OCD


#1

Can any practising Catholic recommend for me a book on overcoming scruples/ocd? Does anyone know of any Priest/Religious who has suffered or suffers from this affliction?


#2

Apologists on this forum have recommended this book:

Understanding Scrupulosityby Thomas M. Santa C.Ss.R.

amazon.com/exec/obidos/tg/detail/-/0764803735/qid=1111990396/sr=8-1/ref=sr_8_xs_ap_i1_xgl14/104-8031447-1667909?v=glance&s=books&n=507846

My fiance bought me this book, and I’ve read bits of it. It seems very good. It has the stories of two scrupulous saints, Saint Ignatius of Loyola and Saint Alphonsus Liguori.

A part of it is in the question and answer form, where priests answer common scrupulous questions (this has been very helpful for me). The next part has commandments for the scrupulous and other things. I have not read it yet.


#3

what does OCD here mean?:confused:
I only know it’s acronym for “Obsessive Compulsive Disorder”


#4

[quote=abcdefg]what does OCD here mean?:confused:
I only know it’s acronym for “Obsessive Compulsive Disorder”
[/quote]

Exactly that. Scrupulosity is often a sign/symptom of Obsessive Compulsive Disorder.


#5

[quote=Hermione]Apologists on this forum have recommended this book:

Understanding Scrupulosityby Thomas M. Santa C.Ss.R.

amazon.com/exec/obidos/tg/detail/-/0764803735/qid=1111990396/sr=8-1/ref=sr_8_xs_ap_i1_xgl14/104-8031447-1667909?v=glance&s=books&n=507846

My fiance bought me this book, and I’ve read bits of it. It seems very good. It has the stories of two scrupulous saints, Saint Ignatius of Loyola and Saint Alphonsus Liguori.

A part of it is in the question and answer form, where priests answer common scrupulous questions (this has been very helpful for me). The next part has commandments for the scrupulous and other things. I have not read it yet.
[/quote]

Thankyou i do have that. It is good.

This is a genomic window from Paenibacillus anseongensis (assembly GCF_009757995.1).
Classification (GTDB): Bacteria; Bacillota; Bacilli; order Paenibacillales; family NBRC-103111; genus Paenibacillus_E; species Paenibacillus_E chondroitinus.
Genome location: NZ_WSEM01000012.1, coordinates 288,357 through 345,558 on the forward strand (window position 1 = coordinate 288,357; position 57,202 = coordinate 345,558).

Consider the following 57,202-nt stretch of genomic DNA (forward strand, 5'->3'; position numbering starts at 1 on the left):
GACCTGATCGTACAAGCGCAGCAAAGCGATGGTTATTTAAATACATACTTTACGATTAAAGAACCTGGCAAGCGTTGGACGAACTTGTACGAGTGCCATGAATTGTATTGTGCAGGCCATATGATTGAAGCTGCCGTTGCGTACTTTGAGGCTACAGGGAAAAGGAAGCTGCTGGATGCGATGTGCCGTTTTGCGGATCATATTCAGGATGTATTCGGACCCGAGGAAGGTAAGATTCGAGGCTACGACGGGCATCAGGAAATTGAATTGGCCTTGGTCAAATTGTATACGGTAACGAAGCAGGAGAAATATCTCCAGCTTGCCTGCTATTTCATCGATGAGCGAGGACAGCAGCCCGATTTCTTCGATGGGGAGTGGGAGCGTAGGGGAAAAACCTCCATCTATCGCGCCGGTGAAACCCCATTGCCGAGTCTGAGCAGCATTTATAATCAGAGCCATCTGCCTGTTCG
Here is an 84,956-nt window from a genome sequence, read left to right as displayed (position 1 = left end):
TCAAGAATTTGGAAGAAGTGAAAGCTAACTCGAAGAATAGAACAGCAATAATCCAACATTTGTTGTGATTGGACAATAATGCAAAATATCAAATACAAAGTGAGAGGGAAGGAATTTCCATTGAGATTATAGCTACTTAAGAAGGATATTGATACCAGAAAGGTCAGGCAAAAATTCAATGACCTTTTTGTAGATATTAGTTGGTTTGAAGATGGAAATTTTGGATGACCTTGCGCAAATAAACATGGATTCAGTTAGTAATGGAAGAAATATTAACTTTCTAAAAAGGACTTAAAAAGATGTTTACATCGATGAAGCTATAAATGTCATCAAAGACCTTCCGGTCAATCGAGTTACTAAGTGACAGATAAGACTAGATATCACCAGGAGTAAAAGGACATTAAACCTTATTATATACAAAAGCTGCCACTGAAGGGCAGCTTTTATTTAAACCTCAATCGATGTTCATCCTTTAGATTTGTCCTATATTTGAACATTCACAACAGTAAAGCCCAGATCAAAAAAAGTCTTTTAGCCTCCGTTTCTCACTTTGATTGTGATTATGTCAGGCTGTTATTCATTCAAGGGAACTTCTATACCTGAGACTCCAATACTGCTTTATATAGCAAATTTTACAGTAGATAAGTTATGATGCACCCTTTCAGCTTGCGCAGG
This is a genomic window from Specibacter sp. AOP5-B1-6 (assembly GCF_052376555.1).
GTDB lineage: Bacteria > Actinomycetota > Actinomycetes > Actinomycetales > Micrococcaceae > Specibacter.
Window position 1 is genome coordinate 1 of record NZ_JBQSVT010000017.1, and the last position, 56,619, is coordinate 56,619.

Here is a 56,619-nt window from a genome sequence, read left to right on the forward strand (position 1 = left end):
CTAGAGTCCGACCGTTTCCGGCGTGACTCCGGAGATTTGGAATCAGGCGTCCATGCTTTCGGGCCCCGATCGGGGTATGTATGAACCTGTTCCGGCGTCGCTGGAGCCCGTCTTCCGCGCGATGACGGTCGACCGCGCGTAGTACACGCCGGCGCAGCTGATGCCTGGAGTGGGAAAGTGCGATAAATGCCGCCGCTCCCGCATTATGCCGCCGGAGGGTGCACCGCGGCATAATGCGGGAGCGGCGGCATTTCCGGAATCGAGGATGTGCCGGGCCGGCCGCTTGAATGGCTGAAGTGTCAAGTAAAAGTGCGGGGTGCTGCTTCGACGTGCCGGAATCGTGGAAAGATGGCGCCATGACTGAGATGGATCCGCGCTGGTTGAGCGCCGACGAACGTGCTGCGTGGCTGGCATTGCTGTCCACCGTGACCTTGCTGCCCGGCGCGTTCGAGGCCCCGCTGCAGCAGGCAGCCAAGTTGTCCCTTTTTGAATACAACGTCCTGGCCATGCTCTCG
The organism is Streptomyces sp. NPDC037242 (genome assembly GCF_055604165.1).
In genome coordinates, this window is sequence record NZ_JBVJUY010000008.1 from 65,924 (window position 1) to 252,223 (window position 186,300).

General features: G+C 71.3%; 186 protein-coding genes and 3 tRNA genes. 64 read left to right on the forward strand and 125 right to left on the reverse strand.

#6

I am very sorry, but what exactly do you mean by ‘scruples’? I was under the 40 year impression that having scruples was a good thing, kinda like a man of ethics was a good thing? Do you know how many fist fights I have had and laws I’ve broken over scruples? And someone suggests that scruples, which I’ve been taught to have all my life, is now some kind of personality disorder? Obessive Compulsive Disorder, in my life experience, does not equate to having scruples. I’ve been admired in my life for having scruples! Unscrupulous behaviour is equated with piracy in my life experience. So what do you mean by ‘scruples’?


#7

[quote=Kevin Walker]I am very sorry, but what exactly do you mean by ‘scruples’? I was under the 40 year impression that having scruples was a good thing, kinda like a man of ethics was a good thing? Do you know how many fist fights I have had and laws I’ve broken over scruples? And someone suggests that scruples, which I’ve been taught to have all my life, is now some kind of personality disorder? Obessive Compulsive Disorder, in my life experience, does not equate to having scruples. I’ve been admired in my life for having scruples! Unscrupulous behaviour is equated with piracy in my life experience. So what do you mean by ‘scruples’?
[/quote]

I don’t know if you have read any of my posts, but imagine constantly writing down your sins, things that could possibly be sins, and questions about whether fairly trivial matters are sinful.